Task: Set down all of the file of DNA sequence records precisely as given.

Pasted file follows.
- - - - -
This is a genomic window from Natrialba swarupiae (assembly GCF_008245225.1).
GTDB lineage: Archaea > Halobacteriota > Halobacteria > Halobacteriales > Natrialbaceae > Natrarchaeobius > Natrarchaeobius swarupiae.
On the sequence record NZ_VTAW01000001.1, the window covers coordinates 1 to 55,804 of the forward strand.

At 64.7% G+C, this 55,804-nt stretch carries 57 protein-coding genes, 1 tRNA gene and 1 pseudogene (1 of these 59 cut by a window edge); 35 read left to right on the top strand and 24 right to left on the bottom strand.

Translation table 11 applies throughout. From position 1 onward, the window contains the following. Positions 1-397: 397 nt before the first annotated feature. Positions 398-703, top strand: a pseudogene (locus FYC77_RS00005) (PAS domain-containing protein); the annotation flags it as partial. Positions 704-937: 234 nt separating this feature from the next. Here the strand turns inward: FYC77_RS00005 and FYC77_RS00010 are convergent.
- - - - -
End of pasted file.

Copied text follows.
This is a genomic window from Natrialba swarupiae (assembly GCF_008245225.1).
GTDB lineage: Archaea > Halobacteriota > Halobacteria > Halobacteriales > Natrialbaceae > Natrarchaeobius > Natrarchaeobius swarupiae.
On the sequence record NZ_VTAW01000001.1, the window covers coordinates 1 to 55,804 of the forward strand.

At 64.7% G+C, this 55,804-nt stretch carries 57 protein-coding genes, 1 tRNA gene and 1 pseudogene (1 of these 59 cut by a window edge); 35 read left to right on the top strand and 24 right to left on the bottom strand.

Translation table 11 applies throughout. From position 1 onward, the window contains the following. Positions 1-397: 397 nt before the first annotated feature. Positions 398-703, top strand: a pseudogene (locus FYC77_RS00005) (PAS domain-containing protein); the annotation flags it as partial. Positions 704-937: 234 nt separating this feature from the next. Here the strand turns inward: FYC77_RS00005 and FYC77_RS00010 are convergent.